1. The correction applied to a measurement of gravitational attraction to allow for the distance to the station from the theoretical reference surface and for the attraction of the rocks in this zone. It is a combination of the free-air and Bouguer corrections.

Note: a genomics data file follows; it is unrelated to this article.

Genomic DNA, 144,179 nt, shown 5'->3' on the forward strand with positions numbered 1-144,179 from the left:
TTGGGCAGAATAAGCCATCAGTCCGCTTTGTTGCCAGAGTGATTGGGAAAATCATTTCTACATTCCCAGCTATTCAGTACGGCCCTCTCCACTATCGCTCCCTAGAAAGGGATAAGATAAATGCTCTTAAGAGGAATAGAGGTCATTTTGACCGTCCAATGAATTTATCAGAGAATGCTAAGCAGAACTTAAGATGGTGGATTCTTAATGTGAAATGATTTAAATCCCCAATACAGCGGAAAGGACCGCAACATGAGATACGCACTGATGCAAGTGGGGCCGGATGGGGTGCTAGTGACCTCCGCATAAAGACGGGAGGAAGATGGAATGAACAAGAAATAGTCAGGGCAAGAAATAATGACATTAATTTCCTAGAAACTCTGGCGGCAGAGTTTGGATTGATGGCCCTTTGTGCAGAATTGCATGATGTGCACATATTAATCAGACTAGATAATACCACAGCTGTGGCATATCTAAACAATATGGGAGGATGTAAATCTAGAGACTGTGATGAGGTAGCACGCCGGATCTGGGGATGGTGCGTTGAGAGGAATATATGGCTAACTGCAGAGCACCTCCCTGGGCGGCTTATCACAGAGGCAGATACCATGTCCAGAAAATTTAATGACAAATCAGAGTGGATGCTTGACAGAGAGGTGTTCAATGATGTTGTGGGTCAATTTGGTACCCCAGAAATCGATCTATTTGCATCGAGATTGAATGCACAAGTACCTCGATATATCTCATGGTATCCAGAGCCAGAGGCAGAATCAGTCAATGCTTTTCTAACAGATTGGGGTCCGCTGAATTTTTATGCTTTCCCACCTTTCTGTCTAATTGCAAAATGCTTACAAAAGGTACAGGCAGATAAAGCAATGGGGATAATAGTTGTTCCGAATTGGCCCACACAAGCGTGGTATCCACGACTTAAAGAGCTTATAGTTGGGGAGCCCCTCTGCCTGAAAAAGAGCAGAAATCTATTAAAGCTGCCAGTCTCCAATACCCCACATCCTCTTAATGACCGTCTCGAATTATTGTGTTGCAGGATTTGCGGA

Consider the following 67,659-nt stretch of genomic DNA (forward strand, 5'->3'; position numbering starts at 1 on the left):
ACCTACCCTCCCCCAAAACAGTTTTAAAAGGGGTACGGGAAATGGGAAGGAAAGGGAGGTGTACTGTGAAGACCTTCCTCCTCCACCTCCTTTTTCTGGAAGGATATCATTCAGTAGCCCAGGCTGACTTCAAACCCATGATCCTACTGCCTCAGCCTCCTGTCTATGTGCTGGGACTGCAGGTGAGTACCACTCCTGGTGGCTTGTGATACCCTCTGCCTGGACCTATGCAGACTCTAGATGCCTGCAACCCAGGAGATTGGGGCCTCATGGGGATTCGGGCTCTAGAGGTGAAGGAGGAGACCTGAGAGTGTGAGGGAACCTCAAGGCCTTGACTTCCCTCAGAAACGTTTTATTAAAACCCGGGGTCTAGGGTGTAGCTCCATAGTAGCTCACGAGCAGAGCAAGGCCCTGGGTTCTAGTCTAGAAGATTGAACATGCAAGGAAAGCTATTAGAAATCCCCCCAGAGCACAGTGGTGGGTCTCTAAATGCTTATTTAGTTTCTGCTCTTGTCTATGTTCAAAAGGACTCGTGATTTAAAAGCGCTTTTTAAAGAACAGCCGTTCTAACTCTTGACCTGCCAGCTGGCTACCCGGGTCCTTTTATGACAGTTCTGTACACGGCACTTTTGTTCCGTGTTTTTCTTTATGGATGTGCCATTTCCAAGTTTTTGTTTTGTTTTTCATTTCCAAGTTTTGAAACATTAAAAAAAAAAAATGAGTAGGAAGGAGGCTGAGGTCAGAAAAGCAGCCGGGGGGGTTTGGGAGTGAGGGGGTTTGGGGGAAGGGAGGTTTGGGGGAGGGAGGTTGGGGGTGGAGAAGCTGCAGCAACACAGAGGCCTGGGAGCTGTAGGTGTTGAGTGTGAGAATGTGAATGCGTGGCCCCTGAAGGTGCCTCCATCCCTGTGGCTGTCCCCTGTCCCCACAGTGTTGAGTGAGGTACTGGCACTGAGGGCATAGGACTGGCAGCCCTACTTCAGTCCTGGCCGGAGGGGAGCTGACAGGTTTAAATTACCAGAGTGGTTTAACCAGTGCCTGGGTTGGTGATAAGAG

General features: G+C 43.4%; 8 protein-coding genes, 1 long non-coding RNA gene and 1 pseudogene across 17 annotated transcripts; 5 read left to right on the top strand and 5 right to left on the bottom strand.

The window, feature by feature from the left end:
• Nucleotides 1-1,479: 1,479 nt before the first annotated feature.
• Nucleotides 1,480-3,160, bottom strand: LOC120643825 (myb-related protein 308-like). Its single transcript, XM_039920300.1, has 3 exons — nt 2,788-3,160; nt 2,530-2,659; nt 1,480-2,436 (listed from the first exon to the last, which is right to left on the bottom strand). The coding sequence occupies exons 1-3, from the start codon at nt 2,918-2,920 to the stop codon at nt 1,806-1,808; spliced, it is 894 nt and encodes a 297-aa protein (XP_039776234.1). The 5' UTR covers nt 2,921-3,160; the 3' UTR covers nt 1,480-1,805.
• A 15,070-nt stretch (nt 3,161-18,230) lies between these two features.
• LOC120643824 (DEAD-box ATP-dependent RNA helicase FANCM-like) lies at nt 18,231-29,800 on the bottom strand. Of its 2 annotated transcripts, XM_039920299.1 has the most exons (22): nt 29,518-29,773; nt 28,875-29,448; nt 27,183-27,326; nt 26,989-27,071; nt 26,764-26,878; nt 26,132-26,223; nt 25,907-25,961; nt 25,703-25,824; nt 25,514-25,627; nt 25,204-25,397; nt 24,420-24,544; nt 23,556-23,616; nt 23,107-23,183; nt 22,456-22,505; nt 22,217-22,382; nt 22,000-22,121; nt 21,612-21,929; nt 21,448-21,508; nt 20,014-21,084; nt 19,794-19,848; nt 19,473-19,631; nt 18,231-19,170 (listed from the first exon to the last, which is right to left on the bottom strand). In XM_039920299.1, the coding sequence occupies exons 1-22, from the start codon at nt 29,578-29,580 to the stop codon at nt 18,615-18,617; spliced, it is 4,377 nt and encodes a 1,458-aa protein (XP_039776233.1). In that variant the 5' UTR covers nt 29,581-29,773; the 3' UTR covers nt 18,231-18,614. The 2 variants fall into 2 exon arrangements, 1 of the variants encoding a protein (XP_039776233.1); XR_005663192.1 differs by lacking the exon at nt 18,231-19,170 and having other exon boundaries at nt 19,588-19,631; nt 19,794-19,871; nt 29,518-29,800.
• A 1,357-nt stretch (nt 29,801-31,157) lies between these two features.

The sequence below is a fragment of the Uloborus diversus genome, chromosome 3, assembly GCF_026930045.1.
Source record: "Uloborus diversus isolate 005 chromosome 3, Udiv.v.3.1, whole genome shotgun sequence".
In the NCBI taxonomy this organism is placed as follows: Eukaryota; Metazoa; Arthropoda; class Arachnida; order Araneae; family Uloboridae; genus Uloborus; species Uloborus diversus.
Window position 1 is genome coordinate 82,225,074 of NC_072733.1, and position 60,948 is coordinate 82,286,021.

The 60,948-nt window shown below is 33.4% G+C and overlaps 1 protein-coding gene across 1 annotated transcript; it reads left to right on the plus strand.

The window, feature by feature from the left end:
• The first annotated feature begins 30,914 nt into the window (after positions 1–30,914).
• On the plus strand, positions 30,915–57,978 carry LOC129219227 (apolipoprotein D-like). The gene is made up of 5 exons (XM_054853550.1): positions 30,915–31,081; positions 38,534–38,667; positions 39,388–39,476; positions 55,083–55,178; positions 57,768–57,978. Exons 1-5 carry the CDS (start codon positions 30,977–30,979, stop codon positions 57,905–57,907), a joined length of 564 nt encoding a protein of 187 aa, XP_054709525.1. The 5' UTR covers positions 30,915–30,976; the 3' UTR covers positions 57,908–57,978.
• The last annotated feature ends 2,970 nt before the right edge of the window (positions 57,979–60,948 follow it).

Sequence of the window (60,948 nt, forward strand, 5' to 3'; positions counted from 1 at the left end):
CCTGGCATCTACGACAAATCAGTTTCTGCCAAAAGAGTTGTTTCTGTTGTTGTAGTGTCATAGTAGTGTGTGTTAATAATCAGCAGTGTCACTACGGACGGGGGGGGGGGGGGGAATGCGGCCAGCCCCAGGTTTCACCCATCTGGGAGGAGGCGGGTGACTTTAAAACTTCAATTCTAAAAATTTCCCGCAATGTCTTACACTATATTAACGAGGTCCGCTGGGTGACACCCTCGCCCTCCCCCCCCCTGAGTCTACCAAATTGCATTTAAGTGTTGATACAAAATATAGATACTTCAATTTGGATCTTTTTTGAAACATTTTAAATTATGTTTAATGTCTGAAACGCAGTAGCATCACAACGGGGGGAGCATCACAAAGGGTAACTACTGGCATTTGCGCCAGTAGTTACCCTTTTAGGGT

2. (static correction) The correction which is made to seismic travel-time data to compensate for irregular topography and to reduce the data to a common datum. Land ‘statics’ are extremely important in seismic surveying on land. As part of a ‘statics’ survey, refraction shooting is undertaken to determine the depth and velocity of the weathered zone (the low velocity layer, or LVL). This is done in order to design more effective seismic source parameters (e.g. ideally, the shot depth should be below the weathered layer) thereby optimizing the seismic reflection surveys which are undertaken after an LVL survey. In marine surveys, marine ‘statics govern the source—hydrophone geometry and provide a correction for the finite offset between the source arrays and the hydrophone streamer.
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